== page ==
My flight landed in Almaty just before two in the morning. I was sleepy and in a hurry to get to the Intercontinental Hotel as soon as possible.
|Intercontinental Hotel - Almaty, Kazakhstan|
Travel, especially overseas, demands an extra awareness of security. Since I was traveling alone, I was extra sensitive to any threats or risks--arriving in the middle of the night only made the experience that much more exciting. Security protocols in these countries encourages government travelers to take official, marked taxis and not take rides with individuals who are simply trying to make an extra buck with their own car.
Clearing customs and passport control with my luggage in hand, I stepped out into the public concourse to find several dozen individuals offering their services. Looking around I found a young woman holding aloft the sign of the local taxi company. She quickly made her way to me then led me outside to the waiting vehicles asking in English for my destination.
We stopped at a car that was full of four or five young men. Security protocol, as well as common sense, dictates that riding with multiple unknown individuals may not be safe. As I started to protest the selection of taxis, all of the young men except for the driver exited the car. The driver, an ethnic Russian, came around to put my suitcase into the trunk. I kept my backpack with me.
Crawling into the backseat, I hoped I could stay awake for the 20-30 minute drive into the city. The lady communicated my destination to the driver and we pulled away. Within 20 yards the car stopped, however, and a young Kazakh man in his early to mid-twenties got into the front seat. I started to protest again when I heard the doors lock. Looking at the car door I saw that the locks had been broken off so that I would be unable to unlock and open the doors on my own.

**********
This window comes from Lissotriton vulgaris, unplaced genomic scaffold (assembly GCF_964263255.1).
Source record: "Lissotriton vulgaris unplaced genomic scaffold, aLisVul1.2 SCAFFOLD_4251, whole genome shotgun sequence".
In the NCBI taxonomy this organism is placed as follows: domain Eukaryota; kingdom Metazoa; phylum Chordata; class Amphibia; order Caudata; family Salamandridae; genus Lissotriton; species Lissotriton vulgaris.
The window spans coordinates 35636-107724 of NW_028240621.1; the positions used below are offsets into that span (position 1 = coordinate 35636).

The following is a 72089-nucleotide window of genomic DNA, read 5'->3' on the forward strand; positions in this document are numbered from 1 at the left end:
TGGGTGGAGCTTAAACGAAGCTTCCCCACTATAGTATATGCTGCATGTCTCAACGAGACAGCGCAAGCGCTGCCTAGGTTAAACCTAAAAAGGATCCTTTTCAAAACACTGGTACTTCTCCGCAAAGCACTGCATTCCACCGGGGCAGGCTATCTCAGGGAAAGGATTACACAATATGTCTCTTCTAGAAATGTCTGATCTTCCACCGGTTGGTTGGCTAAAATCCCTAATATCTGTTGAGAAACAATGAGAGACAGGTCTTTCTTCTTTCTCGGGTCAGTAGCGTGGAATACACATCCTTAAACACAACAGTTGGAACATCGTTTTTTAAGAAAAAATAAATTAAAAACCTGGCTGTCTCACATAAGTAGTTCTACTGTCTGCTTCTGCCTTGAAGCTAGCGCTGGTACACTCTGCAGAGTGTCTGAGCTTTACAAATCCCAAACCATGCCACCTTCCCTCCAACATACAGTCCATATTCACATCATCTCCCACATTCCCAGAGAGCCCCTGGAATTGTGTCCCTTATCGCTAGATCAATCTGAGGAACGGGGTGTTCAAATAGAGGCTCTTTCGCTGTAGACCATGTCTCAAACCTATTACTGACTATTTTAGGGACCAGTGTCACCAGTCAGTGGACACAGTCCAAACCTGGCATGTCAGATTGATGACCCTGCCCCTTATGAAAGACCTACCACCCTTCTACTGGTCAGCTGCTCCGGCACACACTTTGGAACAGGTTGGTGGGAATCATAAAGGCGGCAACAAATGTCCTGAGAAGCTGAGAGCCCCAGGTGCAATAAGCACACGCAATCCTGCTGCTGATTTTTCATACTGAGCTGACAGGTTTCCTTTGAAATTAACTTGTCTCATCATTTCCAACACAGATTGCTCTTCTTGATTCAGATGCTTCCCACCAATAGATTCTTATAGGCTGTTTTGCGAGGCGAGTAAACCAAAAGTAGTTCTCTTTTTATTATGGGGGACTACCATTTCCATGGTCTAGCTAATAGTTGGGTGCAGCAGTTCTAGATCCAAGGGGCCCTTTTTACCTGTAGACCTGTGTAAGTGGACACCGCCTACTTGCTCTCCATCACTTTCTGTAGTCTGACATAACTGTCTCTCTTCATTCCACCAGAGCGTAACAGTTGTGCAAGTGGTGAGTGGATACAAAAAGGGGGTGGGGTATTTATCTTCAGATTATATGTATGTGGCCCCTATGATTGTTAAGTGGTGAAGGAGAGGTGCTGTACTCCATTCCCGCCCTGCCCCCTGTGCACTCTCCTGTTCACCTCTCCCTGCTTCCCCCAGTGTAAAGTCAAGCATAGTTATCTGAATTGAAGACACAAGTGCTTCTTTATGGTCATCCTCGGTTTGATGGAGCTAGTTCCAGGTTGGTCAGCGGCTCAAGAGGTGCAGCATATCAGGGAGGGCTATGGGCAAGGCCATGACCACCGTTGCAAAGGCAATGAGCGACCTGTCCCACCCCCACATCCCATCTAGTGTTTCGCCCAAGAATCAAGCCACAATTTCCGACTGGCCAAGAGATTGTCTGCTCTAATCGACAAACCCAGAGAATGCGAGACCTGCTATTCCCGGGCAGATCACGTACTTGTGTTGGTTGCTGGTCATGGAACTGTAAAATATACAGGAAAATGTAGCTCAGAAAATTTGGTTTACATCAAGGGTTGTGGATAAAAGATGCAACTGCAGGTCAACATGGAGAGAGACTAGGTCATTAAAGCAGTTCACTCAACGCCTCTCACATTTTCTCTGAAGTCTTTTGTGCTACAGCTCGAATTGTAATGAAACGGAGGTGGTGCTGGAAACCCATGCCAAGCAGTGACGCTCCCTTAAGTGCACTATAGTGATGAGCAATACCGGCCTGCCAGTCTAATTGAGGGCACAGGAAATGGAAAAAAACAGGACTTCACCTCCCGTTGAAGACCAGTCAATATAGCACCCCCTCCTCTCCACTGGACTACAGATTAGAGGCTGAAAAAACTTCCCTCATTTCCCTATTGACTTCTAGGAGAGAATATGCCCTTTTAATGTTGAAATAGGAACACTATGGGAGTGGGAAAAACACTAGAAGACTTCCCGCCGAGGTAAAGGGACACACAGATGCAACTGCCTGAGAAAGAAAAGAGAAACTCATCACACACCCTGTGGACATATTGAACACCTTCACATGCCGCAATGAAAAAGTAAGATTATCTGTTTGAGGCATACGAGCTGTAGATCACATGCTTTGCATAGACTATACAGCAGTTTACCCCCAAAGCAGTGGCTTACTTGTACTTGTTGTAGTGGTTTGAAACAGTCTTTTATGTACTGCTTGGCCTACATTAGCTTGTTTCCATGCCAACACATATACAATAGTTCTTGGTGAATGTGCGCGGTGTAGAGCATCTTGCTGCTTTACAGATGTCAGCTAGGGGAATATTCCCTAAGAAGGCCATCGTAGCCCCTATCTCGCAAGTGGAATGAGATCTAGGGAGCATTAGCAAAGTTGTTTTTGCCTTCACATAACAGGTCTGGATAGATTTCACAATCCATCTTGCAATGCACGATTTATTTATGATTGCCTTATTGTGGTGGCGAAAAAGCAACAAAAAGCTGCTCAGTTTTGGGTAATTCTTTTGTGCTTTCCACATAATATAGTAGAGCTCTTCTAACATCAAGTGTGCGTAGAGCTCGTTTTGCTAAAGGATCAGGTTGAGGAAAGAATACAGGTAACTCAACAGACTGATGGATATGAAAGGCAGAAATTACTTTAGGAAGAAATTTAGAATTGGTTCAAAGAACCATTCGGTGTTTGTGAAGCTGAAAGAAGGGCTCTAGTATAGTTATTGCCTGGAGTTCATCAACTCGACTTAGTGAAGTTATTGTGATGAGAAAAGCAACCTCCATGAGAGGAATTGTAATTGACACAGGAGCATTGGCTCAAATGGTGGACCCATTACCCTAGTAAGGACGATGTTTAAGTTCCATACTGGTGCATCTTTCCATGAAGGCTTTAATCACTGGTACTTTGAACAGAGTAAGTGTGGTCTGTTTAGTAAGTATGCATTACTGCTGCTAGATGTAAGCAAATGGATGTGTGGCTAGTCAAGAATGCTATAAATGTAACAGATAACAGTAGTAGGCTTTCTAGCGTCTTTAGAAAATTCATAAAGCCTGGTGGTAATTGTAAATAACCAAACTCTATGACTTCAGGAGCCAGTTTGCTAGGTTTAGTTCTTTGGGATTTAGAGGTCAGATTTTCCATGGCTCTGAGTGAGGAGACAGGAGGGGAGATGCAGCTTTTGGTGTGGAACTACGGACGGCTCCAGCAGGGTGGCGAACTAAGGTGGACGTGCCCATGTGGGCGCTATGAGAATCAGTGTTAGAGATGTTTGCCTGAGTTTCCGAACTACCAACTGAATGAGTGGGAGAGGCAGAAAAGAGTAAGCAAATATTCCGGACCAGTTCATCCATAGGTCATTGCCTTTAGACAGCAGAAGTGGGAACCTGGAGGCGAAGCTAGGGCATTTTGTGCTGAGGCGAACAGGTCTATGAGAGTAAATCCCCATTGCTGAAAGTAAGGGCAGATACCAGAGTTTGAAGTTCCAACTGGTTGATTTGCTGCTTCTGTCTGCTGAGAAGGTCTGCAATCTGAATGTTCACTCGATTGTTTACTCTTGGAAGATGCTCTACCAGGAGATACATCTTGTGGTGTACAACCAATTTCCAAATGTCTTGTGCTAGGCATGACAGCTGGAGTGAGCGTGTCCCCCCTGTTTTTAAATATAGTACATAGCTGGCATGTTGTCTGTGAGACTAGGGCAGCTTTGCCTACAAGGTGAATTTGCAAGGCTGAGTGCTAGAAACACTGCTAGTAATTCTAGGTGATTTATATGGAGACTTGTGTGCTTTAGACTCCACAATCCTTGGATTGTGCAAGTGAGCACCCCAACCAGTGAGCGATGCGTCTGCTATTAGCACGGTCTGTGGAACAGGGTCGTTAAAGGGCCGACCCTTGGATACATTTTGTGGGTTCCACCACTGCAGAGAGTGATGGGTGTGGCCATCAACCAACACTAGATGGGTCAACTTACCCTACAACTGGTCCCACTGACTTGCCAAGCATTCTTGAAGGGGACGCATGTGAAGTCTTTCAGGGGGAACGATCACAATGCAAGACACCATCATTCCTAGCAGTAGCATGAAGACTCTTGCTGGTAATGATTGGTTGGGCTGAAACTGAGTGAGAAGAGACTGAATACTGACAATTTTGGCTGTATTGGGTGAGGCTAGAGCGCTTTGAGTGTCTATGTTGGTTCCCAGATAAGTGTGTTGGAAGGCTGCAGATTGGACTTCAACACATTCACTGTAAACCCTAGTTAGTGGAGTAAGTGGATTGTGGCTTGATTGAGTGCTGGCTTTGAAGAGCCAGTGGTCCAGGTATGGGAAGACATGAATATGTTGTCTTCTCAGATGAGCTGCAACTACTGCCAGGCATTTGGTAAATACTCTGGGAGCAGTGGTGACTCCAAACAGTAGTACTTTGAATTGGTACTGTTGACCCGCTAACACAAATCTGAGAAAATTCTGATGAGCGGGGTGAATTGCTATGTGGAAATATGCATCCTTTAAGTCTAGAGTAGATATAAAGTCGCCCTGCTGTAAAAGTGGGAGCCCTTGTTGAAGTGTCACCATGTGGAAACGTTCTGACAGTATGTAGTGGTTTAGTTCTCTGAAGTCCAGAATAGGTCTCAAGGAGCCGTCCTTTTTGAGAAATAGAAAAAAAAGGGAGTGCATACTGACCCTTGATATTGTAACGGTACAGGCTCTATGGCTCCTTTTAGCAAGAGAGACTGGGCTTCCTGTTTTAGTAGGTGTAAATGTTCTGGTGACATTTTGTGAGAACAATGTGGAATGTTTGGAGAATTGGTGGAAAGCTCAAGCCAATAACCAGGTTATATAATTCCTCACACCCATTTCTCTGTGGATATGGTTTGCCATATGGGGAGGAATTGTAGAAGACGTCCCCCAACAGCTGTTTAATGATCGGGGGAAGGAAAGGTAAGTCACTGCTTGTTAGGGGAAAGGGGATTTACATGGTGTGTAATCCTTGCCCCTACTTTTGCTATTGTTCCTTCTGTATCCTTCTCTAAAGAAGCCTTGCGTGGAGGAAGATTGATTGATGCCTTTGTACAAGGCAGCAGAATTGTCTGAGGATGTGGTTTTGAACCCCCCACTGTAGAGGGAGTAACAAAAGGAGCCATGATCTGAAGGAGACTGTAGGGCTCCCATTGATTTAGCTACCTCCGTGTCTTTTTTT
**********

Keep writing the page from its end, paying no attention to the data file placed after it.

Immediately the adrenaline kicked in as I realized I might be in a dangerous situation. The driver and his friend started to whisper to each other in Russian as we pulled away. While I couldn’t make out what they were saying, I decided to make myself as undesirable a target as possible.
I leaned forward, intruding on their conversation, and said in Russian, “Ah, the Intercontinental Hotel! I’ve been there several times and can’t wait to get there again. It’s only about 20 minutes away, right?”
My suspicions were rewarded, not in a delightful way, as they both looked shocked and concerned over my ability to speak Russian. Glancing furtively at one another, they were trying to find another way to communicate. I didn’t give them the opportunity. I began to speak of my previous trip to Almaty and my familiarity with the area, although I may have made it sound like I had been there several times.
I was unsure if their plan was simply to shake me down for extra cash, rob me, or something worse. As I spoke with them I wished that I had moved my pocketknife into my backpack. The driver repeatedly put his hand between the seats grasping what I feared maybe a gun, but I wasn’t certain.
In an effort to reduce the impact of any robbery or shakedown I always travel with the bulk of my cash hidden, with just enough on my person to hopefully appease any would be criminal. I decided to make it clear that I had only limited cash and that I hoped it would be enough to pay for the taxi ride. I promised that if it wasn’t enough I could get it out at the ATM at the hotel, knowing that most other ATMs in the city would be closed at that time of night.
They didn’t tell me how much they needed right up front, but said that it needed to be exchanged for tenge, the Kazakh currency. I offered to make the exchange for my US dollars at the Intercontinental. Instead they said they had a local place that was still open to make the exchange.